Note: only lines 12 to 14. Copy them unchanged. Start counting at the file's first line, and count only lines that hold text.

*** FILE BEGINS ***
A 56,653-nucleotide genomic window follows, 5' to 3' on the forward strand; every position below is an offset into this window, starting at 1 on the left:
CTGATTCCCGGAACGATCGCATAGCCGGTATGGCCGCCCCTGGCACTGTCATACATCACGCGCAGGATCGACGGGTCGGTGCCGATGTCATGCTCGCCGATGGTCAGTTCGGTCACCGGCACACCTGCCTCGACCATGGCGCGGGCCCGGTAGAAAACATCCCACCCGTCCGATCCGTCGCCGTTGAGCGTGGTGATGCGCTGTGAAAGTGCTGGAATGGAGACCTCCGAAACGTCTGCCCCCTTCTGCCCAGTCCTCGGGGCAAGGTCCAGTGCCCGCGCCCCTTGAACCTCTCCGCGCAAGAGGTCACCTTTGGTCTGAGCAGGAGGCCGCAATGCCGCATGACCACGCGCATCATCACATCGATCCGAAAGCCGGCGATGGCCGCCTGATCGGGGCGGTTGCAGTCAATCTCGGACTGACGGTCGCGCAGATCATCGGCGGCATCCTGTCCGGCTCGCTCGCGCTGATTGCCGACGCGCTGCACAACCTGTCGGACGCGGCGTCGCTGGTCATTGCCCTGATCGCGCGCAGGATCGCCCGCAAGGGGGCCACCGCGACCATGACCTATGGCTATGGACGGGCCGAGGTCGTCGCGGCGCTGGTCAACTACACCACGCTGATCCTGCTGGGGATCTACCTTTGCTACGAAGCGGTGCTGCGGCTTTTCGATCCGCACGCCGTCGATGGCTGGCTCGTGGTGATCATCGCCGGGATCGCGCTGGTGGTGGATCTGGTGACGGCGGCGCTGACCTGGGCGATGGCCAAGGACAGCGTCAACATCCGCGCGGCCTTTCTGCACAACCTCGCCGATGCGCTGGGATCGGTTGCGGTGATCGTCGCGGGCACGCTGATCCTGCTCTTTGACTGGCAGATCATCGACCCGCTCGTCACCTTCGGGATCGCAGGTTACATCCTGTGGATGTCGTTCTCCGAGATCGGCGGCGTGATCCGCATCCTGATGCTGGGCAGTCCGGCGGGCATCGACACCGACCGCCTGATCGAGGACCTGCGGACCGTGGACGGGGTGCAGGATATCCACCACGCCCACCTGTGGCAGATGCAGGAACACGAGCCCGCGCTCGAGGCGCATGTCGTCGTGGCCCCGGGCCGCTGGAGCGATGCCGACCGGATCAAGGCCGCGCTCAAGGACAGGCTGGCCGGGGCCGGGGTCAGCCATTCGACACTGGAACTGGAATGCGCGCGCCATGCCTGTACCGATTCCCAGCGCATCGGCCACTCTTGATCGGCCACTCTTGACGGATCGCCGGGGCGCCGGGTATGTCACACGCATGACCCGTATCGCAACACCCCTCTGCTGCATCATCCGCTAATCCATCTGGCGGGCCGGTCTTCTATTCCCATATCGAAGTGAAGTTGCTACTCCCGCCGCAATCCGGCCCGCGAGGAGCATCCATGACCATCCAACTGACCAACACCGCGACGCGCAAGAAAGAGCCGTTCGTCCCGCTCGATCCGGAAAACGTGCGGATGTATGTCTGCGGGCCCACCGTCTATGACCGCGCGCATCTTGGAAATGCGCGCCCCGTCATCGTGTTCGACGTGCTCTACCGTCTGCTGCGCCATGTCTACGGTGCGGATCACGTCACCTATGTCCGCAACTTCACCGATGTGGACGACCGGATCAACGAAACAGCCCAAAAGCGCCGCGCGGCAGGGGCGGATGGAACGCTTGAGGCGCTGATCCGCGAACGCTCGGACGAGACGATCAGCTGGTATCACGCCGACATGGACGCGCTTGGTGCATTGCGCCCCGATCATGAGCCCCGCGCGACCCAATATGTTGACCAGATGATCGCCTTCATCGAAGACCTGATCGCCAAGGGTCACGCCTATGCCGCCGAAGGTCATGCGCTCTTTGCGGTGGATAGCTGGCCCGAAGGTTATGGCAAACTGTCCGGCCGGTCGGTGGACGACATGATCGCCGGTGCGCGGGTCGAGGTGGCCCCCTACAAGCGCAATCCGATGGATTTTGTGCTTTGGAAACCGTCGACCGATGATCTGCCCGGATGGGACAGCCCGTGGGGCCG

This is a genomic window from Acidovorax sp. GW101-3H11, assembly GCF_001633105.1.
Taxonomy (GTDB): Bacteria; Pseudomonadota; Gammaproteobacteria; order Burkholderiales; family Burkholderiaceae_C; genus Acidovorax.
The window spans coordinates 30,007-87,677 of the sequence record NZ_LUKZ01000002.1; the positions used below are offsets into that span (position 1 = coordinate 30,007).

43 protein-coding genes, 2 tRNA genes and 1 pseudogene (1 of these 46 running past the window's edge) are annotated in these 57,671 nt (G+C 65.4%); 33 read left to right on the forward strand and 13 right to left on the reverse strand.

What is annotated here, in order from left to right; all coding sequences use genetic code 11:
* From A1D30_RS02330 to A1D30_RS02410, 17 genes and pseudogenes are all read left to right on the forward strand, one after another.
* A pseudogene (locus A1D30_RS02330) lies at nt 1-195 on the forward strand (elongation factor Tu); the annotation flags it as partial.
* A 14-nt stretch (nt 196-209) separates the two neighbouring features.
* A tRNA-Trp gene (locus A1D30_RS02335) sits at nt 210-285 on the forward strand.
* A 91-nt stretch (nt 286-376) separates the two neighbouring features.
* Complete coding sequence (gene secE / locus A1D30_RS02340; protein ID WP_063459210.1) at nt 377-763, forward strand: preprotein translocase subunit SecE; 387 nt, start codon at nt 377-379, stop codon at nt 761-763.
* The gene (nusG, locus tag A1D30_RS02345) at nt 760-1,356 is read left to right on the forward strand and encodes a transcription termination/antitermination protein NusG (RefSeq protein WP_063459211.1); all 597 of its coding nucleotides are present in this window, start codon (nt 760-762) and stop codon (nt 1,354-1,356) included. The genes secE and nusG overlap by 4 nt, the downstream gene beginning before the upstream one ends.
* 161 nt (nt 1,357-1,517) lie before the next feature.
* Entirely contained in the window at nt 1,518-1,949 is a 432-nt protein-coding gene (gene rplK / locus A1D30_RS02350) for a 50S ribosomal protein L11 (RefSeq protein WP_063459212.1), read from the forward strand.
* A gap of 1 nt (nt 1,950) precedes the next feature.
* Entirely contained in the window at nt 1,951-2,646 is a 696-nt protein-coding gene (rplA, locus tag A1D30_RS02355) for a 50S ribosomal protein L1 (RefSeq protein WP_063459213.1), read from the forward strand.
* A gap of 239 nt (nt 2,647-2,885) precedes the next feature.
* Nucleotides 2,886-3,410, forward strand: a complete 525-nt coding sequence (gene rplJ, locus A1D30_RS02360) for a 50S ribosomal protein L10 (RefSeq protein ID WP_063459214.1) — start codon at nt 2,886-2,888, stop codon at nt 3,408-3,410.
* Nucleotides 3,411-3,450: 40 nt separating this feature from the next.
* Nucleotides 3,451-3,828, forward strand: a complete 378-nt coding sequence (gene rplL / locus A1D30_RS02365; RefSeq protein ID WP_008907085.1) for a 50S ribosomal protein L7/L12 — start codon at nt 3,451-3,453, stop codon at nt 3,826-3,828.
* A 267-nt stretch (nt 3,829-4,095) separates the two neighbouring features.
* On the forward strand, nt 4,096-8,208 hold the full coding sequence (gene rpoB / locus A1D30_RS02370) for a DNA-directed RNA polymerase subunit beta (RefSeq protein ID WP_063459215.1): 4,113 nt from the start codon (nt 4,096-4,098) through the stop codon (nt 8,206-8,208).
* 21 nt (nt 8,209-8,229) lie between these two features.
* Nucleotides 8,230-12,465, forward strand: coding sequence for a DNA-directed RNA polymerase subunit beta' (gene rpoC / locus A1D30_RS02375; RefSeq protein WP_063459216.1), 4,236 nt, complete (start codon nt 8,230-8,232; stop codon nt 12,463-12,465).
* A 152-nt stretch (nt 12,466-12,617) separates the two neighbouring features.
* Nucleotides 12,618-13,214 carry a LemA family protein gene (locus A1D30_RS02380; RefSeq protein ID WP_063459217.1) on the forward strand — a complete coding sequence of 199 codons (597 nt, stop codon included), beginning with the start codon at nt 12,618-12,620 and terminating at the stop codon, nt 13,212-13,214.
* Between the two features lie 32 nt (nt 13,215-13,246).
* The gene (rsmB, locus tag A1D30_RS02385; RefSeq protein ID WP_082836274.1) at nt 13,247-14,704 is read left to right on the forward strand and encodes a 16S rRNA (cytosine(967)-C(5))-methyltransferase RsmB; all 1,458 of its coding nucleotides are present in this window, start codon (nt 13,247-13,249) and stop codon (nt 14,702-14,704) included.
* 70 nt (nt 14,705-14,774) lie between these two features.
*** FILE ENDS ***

* A 91-nt stretch (nt 286-376) separates the two neighbouring features.
* Complete coding sequence (gene secE / locus A1D30_RS02340; protein ID WP_063459210.1) at nt 377-763, forward strand: preprotein translocase subunit SecE; 387 nt, start codon at nt 377-379, stop codon at nt 761-763.
* The gene (nusG, locus tag A1D30_RS02345) at nt 760-1,356 is read left to right on the forward strand and encodes a transcription termination/antitermination protein NusG (RefSeq protein WP_063459211.1); all 597 of its coding nucleotides are present in this window, start codon (nt 760-762) and stop codon (nt 1,354-1,356) included. The genes secE and nusG overlap by 4 nt, the downstream gene beginning before the upstream one ends.